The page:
17:31
the grumpy old men: 16 August 2018 BP p.l.c. Second quarter interim dividend for 2018 Scrip Dividend Programme On 26 July 2018, the Directors of BP p.l.c. announced that the interim dividend for the second quarter 2018 would be US$0.1025 per ordinary share (US$0.615 per ADS) (see RNS Number: 9448V). This interim dividend is to be paid on 21 September 2018 to shareholders on the share register on 10 August 2018. The dividend is payable in cash in sterling to holders of ordinary shares and in US dollars to holders of ADSs. A scrip dividend alternative will be made available for this dividend allowing shareholders to elect to receive their dividend in the form of new ordinary shares and ADS holders in the form of new ADSs. The 'Reference Share Price' for the issue of new ordinary shares under the scrip dividend alternative is: US$7.099 for each new ordinary share. For holders of ordinary shares this is equivalent to 1 new share for approximately every 69.259 shares held prior to the ex-dividend date of 9 August 2018. The Reference Share Price is the average of the US dollar equivalent of the closing mid price quotation for a BP ordinary share on the London Stock Exchange Daily Official List for the five consecutive dealing days beginning on the ex-dividend date of 9 August 2018. The US dollar equivalent price each day is calculated from the sterling closing mid price using an exchange rate published in the London Stock Exchange Daily Official List. The 'Reference ADS Price' for the issue of new ADSs under the scrip dividend alternative is: US$42.644 for each new ADS. For holders of ADSs this is equivalent to 1 new ADS for approximately every 69.340 ADSs held prior to the ex-dividend date of 9 August 2018. The Reference ADS Price is calculated by multiplying the Reference Share Price by six (as there are six ordinary shares underlying each ADS) and adjusting for the fee payable to the Depositary under the ADS Deposit Agreement (US$0.05 per ADS). Prior to the 2012 first quarter dividend payment stamp duty reserve tax ("SDRT") of 1.5% was deducted from this calculation, but following a tax tribunal decision in 2012, HM Revenue & Customs will no longer seek to impose 1.5% SDRT on issues of UK shares and securities to non-EU clearance services and depositary receipt systems. Dividends payable in cash in sterling on 21 September 2018 will be converted from US dollars at the average of the market exchange rates for the four dealing days from 5 to 10 September 2018. The sterling cash dividend will be announced to the London Stock Exchange on 11 September 2018. The latest date for receipt of elections to participate in the Scrip Dividend Programme for this interim dividend is 4 September 2018. Shareholders must return their mandate form or otherwise input their CREST elections, to be received by BP's Registrar, Link, by 5.00 pm (London time) on 4 September 2018, and ADS holders must return their election form to the Depositary, JPMorgan Chase Bank N.A., by 5.00 pm (New York time) on that date. Elections received after this deadline will apply to subsequent dividends only. Unless revoked by you, your scrip dividend election will apply for all future dividends for which a scrip dividend is offered. Evergreen elections for CREST shareholders will not be accepted and elections will revert to cash by default after the payment of each dividend. Details of the second quarter 2018 dividend and timetable are available at www.bp.com/dividends and details of the Scrip Dividend Programme are available at www.bp.com/scrip. This information is provided by RNS, the news service of the London Stock Exchange. RNS is approved by the Financial Conduct Authority to act as a Primary Information Provider in the United Kingdom. Terms and conditions relating to the use and distribution of this information may apply. For further information, please contact rns@lseg.com or visit www.rns.com. END DIVFQLFFVVFEBBF (END) Dow Jones Newswires August 16, 2018 07:54 ET (11:54 GMT)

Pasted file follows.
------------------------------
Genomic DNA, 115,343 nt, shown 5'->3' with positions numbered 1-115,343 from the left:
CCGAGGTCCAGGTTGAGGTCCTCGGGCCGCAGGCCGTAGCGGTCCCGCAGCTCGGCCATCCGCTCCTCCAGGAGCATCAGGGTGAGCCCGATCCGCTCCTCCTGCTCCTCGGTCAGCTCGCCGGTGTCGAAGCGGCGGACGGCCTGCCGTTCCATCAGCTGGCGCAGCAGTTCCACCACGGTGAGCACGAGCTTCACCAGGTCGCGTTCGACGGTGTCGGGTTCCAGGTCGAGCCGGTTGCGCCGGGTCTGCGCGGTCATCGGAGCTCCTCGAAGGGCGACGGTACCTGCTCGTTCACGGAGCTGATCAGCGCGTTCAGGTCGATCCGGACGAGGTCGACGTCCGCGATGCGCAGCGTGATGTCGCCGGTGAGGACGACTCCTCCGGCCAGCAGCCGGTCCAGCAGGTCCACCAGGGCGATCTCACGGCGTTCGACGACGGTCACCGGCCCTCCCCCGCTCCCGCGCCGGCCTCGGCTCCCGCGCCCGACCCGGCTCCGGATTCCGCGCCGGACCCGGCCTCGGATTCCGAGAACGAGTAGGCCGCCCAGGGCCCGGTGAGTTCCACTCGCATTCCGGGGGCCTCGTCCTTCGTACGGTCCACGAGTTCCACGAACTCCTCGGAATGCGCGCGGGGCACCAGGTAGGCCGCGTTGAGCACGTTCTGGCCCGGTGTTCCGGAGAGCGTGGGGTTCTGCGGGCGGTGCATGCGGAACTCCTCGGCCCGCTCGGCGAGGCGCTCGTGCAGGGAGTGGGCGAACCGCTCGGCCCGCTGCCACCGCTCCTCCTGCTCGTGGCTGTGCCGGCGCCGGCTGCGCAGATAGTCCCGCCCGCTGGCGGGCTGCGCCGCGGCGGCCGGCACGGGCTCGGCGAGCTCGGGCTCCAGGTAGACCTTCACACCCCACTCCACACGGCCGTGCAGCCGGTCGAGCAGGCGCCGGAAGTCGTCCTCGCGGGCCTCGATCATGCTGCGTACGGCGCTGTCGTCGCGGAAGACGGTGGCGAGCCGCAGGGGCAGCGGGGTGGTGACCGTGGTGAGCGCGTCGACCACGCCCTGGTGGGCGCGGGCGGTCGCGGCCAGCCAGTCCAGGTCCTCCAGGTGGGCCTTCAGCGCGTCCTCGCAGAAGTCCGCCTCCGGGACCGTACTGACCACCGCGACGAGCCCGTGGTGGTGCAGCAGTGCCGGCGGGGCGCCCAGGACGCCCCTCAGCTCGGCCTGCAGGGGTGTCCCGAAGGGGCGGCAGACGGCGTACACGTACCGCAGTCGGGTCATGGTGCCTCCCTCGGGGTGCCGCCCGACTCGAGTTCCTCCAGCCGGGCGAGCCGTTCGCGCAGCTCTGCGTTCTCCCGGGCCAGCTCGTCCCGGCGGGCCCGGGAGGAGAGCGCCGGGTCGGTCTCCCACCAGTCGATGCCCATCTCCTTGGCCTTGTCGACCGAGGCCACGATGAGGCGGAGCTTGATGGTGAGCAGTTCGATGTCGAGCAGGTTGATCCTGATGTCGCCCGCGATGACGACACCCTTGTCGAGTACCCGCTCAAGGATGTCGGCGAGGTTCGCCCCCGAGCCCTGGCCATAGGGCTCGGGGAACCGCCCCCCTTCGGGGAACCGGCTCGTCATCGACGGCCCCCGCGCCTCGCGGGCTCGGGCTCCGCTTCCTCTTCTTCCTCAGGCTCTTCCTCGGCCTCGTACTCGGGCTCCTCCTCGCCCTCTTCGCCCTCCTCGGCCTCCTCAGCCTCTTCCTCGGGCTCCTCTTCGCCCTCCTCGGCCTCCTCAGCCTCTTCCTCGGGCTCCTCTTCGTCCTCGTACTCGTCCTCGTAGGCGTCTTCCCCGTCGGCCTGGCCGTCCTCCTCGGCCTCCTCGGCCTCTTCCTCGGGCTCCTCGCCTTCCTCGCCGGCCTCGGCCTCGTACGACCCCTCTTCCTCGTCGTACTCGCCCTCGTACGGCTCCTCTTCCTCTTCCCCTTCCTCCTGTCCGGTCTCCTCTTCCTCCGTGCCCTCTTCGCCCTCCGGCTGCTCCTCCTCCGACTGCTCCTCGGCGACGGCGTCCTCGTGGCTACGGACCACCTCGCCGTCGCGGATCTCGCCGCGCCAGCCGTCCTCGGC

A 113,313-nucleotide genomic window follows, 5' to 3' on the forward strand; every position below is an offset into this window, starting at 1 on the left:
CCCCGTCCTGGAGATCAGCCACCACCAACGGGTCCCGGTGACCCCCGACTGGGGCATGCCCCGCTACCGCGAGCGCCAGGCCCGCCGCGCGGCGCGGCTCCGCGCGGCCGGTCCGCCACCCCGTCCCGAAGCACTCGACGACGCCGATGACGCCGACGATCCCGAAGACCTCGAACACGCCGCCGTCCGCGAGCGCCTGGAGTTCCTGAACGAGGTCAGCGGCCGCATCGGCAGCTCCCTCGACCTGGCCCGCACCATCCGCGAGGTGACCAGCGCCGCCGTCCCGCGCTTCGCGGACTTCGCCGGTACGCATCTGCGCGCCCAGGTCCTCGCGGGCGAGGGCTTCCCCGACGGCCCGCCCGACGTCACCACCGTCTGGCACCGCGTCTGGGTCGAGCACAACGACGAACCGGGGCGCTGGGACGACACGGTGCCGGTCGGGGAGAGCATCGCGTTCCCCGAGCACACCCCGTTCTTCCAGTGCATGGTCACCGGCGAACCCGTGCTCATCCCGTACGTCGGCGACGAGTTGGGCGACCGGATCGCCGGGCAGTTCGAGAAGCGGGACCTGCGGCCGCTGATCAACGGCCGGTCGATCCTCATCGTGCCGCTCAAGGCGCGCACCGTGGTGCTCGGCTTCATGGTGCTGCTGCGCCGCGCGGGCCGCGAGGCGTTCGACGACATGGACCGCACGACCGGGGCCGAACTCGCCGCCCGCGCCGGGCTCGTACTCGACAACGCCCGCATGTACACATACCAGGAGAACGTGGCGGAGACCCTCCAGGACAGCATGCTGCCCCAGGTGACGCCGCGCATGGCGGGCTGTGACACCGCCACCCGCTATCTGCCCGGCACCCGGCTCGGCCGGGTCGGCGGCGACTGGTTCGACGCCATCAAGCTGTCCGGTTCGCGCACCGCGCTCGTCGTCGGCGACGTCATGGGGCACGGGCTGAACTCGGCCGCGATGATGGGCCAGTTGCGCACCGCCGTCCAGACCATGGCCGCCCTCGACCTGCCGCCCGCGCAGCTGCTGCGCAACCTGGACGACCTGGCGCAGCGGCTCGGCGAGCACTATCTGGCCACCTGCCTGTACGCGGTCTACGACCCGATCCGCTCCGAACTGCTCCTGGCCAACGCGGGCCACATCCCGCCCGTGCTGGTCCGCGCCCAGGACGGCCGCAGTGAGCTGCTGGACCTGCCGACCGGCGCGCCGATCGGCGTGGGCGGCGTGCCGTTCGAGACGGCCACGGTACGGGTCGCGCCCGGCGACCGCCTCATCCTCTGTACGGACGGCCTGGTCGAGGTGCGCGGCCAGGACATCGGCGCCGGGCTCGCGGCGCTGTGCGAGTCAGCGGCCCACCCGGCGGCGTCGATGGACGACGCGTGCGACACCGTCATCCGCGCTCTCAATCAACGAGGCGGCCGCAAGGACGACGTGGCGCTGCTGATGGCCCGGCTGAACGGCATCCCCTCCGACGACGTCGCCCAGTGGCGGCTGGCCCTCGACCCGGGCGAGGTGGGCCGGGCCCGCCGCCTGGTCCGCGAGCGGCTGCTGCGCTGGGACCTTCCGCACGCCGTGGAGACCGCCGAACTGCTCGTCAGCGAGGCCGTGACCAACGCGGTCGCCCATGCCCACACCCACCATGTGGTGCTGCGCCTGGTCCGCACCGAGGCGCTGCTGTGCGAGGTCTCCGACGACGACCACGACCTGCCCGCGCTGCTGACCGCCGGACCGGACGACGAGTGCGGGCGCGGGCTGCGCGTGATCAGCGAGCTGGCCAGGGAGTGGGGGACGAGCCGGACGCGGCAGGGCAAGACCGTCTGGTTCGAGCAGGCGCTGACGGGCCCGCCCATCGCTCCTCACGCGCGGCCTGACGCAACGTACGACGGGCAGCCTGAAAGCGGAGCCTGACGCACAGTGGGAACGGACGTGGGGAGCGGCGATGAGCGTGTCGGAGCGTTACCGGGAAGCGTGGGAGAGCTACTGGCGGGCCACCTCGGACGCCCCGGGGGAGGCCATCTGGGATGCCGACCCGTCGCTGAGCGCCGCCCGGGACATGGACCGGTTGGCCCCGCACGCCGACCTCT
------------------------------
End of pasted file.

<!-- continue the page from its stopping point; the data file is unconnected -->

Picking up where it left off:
25/5/2018
10:28
tewkesbury: Powerhouse Energy (PHE) possible 2000 bagger: englishlongbow 25 May '18 - 10:49 - 6554 of 6556 Keith Allaun says PHE could be a FTSE 100 company based on their UK rollout plans i.e. at least 300p share price; and they are expecting 2.5x more rollout in the EU, and roll out in other geographies like Australia, Far East, Midddle East, etc. So in terms of the share price: 300p for the UK + 750p for the EU + more elsewhere, gives an eventual share price well over 1000p (£10) making it a 2000+ bagger from here. £1000 investment now could be worth £2 million in future. That is a mind boggling return on investment.
20/3/2018
12:47